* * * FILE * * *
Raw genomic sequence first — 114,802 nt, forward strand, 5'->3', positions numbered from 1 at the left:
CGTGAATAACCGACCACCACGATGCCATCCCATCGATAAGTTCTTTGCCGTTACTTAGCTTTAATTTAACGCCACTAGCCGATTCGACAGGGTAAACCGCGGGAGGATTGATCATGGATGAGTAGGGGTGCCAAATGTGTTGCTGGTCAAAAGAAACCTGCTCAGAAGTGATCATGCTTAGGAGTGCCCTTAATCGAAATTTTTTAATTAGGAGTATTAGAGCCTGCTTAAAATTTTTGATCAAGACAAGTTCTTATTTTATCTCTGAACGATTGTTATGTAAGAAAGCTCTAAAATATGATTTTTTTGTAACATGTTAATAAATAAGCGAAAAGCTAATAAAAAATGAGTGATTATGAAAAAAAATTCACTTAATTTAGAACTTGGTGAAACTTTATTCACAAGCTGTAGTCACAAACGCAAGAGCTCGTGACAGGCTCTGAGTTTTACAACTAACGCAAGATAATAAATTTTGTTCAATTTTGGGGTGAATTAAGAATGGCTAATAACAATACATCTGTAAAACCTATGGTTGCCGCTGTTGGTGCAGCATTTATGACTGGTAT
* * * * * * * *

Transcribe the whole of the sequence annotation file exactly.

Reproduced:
Raw genomic sequence first — 114,802 nt, forward strand, 5'->3', positions numbered from 1 at the left:
CGTGAATAACCGACCACCACGATGCCATCCCATCGATAAGTTCTTTGCCGTTACTTAGCTTTAATTTAACGCCACTAGCCGATTCGACAGGGTAAACCGCGGGAGGATTGATCATGGATGAGTAGGGGTGCCAAATGTGTTGCTGGTCAAAAGAAACCTGCTCAGAAGTGATCATGCTTAGGAGTGCCCTTAATCGAAATTTTTTAATTAGGAGTATTAGAGCCTGCTTAAAATTTTTGATCAAGACAAGTTCTTATTTTATCTCTGAACGATTGTTATGTAAGAAAGCTCTAAAATATGATTTTTTTGTAACATGTTAATAAATAAGCGAAAAGCTAATAAAAAATGAGTGATTATGAAAAAAAATTCACTTAATTTAGAACTTGGTGAAACTTTATTCACAAGCTGTAGTCACAAACGCAAGAGCTCGTGACAGGCTCTGAGTTTTACAACTAACGCAAGATAATAAATTTTGTTCAATTTTGGGGTGAATTAAGAATGGCTAATAACAATACATCTGTAAAACCTATGGTTGCCGCTGTTGGTGCAGCATTTATGACTGGTAT